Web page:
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Pilot Study on the Effects of Intravenous Ketamine on Acute Pain Crisis in Patients With Sickle Cell Disease

This study has been terminated.
(Recruitment was very slow.)
Information provided by:
Children's Hospital of Philadelphia Identifier:
First received: November 9, 2005
Last updated: March 12, 2009
Last verified: March 2009
The purpose of this pilot study is to provide a preliminary assessment of the feasibility and efficacy of intravenous ketamine in controlling pain in patients with sickle cell disease (who are admitted to the hospital with severe, acute pain crisis, and who have been resistant to intravenous narcotics).

Condition Intervention Phase
Sickle Cell Disease Drug: Ketamine Phase 4

Study Type: Interventional
Study Design: Allocation: Non-Randomized
Intervention Model: Single Group Assignment
Masking: None (Open Label)
Primary Purpose: Treatment
Official Title: A Pilot Study on the Effects of Intravenous Ketamine on Acute Pain Crisis in Patients With Sickle Cell Disease

Resource links provided by NLM:

Further study details as provided by Children's Hospital of Philadelphia:

Primary Outcome Measures:
  • Assessing pain scores within 48 hours after administration of the drug. Assessing decrease in pain and increase in mobility. [ Time Frame: 48 hours ]

Enrollment: 3
Study Start Date: June 2004
Study Completion Date: January 2007
Primary Completion Date: November 2005 (Final data collection date for primary outcome measure)
Arms Assigned Interventions
Experimental: 1
Patients receiving ketamine are those patients, arm 1, that are sill experiencing pain after Morphine has been given.
Drug: Ketamine
Ketamine. 0.2 mg/kg, intravenously
Other Name: Ketalar

Detailed Description:
It is often difficult to manage acute painful crisis in patients with sickle cell disease. The usual management of these crises relies on hydration, administration of oxygen and narcotics, like morphine. A select group of patients, for unknown reasons, does not respond to this management and these patients often require prolonged use (several days) of intravenous narcotics. Narcotics have proven to be ineffective in controlling this type of pain and can cause multiple side effects (sedation, vomiting, respiratory depression). We propose to administer intravenous ketamine in this group of patients who are resistant to intravenous narcotics. Ketamine has been proven to be effective in controlling pain in multiple clinical situations. However, there are no data in the literature describing its use in patients with sickle cell disease.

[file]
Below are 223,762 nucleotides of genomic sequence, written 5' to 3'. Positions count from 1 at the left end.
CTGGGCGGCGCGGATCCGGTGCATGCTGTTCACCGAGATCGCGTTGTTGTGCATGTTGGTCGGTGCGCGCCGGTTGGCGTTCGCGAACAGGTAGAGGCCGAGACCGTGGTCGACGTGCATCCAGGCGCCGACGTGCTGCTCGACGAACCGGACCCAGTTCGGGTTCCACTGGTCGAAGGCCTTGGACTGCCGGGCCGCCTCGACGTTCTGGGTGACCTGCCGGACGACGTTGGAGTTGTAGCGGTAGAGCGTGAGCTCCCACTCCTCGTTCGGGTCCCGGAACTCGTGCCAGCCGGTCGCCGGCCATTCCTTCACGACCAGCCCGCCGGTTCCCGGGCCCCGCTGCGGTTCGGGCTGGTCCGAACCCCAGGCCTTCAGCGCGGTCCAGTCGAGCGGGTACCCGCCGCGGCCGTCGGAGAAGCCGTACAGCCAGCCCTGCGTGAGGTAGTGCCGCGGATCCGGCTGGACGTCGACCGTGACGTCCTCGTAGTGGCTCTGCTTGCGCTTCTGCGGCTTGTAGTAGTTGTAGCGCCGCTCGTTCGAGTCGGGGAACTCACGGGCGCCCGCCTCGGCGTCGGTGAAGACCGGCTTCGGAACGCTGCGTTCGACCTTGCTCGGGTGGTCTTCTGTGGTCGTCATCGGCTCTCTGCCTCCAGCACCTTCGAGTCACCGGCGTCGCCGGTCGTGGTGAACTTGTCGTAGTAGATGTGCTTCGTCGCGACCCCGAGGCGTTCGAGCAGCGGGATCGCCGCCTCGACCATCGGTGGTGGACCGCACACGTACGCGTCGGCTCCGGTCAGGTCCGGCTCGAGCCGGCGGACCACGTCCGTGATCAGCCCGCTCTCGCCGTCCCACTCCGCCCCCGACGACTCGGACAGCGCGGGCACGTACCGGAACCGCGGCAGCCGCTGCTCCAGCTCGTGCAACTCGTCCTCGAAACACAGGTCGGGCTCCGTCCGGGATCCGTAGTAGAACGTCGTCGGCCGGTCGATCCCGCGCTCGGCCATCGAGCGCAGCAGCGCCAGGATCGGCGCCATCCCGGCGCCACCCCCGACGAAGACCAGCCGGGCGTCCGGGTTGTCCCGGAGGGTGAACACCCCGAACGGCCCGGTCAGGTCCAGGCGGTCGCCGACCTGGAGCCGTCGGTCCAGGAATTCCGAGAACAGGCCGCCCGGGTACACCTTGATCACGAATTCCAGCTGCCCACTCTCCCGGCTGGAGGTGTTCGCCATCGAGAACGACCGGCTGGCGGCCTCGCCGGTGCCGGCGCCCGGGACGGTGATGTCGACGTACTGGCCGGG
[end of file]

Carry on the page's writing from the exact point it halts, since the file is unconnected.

Ages Eligible for Study:   7 Years to 18 Years   (Child, Adult)
Sexes Eligible for Study:   All
Accepts Healthy Volunteers:   No

Inclusion Criteria:

  • Children ages 7 to <19
  • Acute vaso-occlusive crisis
  • Persistent pain despite initial pain management with intravenous (IV) opioids

Exclusion Criteria:

  • Contraindications to the use of ketamine
  • Mental retardation or psychological conditions that may affect the proper evaluation of pain and side effects
  • Known allergy to ketamine
  Contacts and Locations
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Please refer to this study by its identifier: NCT00252122

United States, Pennsylvania
The Children's Hospital of Philadelphia
Philadelphia, Pennsylvania, United States, 19104
Sponsors and Collaborators
Children's Hospital of Philadelphia
Principal Investigator: Arjunan Ganesh, MD Children's Hospital of Philadelphia
  More Information

Responsible Party: Arjunan Ganesh, MBBS, The Children's Hospital of Philadelphia Identifier: NCT00252122     History of Changes
Other Study ID Numbers: 2004-6-3708
Study First Received: November 9, 2005
Last Updated: March 12, 2009

Additional relevant MeSH terms:
Anemia, Sickle Cell
Acute Pain
Anemia, Hemolytic, Congenital
Anemia, Hemolytic
Hematologic Diseases
Genetic Diseases, Inborn
Neurologic Manifestations
Nervous System Diseases
Signs and Symptoms
Sensory System Agents
Peripheral Nervous System Agents
Physiological Effects of Drugs
Anesthetics, Dissociative
Anesthetics, Intravenous
Anesthetics, General
Central Nervous System Depressants
Excitatory Amino Acid Antagonists
Excitatory Amino Acid Agents
Neurotransmitter Agents
Molecular Mechanisms of Pharmacological Action processed this record on September 21, 2017